LOL!  Oh man.  Yeah I remember you saying the same thing about Vietnam. 

I'm sure that the 50% of the Afghans (Afghani is the currency) that constitute the women of Afghanistan very much prefer the Taliban and are thrilled they have returned to power. 

I mean, really. 

Grant

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Re: Afghanistan
« Reply #97 on: August 20, 2021, 07:45:39 PM »
Voter turnout hasn't been great during that time.

8 million Afghans voted in the 2004 Presidential election.  That was 83% of all registered voters.  Total population of Afghanistan at that time was roughly 24 million.  Figure 1/3 of those were under age.  That gives Afghanistan a 50% voter turnout of the total population in 2004.  How the hell is that a low turnout? 

Of course, after that election, turnout kinda dropped off when some people realized that democracy wasn't going to give them the win.  Hard to blame them.  Trump voters aren't big on democracy either after taking an election loss.  Oh, and the fact that the Taliban threatened voters.  I mean, sure.  Obviously the Taliban is preferred by the majority of Afghans. That's why they need to threaten voters.  Oh yeah, that's right.  The Taliban arn't big on democracy or give a damn how many people support them.  They shoot the ones that don't.  Helps their poll numbers.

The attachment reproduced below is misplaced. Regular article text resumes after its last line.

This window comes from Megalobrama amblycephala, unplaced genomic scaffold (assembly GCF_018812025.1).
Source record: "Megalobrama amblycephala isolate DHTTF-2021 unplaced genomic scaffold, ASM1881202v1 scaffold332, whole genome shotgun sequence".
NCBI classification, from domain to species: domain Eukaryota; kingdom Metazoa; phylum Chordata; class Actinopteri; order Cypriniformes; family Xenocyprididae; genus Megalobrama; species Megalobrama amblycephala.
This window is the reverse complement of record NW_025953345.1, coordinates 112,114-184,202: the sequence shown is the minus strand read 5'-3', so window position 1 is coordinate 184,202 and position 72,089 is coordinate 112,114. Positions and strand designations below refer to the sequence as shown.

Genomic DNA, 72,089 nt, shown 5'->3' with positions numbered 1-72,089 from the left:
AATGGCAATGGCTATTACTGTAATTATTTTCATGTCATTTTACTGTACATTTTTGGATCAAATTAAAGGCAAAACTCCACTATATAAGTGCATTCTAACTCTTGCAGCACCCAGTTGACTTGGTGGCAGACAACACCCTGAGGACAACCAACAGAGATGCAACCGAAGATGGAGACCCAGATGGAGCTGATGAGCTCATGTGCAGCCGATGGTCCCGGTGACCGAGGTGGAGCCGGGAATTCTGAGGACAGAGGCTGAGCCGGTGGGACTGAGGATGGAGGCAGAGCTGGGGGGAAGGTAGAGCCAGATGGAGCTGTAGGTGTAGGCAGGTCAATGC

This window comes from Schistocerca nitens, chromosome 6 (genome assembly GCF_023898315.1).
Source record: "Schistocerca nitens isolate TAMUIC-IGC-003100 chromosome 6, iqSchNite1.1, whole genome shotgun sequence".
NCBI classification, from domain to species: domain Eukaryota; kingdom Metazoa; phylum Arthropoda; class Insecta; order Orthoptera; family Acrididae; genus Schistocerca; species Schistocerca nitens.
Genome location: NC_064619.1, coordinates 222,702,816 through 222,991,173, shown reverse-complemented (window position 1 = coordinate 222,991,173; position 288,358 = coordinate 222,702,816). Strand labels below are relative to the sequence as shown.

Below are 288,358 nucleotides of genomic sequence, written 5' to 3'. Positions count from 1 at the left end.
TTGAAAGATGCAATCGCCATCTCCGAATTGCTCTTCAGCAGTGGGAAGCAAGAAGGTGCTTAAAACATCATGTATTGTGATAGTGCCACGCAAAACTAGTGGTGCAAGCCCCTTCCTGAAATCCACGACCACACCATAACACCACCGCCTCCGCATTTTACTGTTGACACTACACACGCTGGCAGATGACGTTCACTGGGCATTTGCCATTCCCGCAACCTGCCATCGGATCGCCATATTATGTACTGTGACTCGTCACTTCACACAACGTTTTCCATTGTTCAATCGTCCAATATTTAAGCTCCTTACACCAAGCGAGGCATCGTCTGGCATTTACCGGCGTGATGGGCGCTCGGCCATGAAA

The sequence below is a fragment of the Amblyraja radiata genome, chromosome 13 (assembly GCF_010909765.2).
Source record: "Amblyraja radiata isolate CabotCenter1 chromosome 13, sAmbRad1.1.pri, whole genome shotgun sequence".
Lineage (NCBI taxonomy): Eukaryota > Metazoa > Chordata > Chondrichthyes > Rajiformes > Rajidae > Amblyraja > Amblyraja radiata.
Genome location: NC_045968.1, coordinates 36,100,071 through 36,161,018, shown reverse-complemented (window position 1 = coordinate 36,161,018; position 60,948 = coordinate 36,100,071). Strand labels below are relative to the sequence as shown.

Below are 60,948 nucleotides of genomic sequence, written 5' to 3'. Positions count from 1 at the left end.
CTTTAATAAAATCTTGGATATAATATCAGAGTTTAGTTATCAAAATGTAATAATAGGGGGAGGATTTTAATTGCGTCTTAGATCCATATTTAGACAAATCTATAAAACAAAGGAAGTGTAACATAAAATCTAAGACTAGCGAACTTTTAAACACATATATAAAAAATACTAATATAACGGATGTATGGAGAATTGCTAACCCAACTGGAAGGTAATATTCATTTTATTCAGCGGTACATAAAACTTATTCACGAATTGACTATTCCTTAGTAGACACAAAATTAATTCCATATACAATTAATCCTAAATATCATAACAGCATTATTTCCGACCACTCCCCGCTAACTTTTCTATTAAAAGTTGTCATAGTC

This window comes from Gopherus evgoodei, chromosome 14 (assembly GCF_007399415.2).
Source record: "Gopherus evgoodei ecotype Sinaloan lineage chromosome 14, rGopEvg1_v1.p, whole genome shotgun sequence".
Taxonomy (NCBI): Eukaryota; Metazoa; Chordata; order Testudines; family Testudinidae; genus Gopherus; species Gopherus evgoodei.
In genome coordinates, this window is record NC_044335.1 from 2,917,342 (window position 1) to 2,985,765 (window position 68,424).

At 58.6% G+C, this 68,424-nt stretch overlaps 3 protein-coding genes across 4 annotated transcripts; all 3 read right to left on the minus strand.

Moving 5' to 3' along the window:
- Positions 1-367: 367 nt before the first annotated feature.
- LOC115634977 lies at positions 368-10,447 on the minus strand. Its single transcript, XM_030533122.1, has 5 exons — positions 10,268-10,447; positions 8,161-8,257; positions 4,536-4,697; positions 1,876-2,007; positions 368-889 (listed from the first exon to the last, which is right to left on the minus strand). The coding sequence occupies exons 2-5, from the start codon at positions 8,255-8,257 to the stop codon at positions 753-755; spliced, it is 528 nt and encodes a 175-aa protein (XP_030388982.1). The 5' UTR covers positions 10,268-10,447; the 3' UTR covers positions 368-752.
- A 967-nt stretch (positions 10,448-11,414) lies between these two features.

Grant

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Re: Afghanistan
« Reply #98 on: August 20, 2021, 07:59:50 PM »
You are again, interpreting it through your cultural expectations.  They probably view it is the right and proper role of men as God intended it - not "I'm being treated as property" but "I'm being protected by my family from wicked men who would assault my virtue".

For something comparable think of circumcision in the US.  Chomping off part of a male child's penis is from an outsiders perspective horrifically barbaric genital mutilation and yet we really don't give it much thought and most US parents will have their male child circumcised.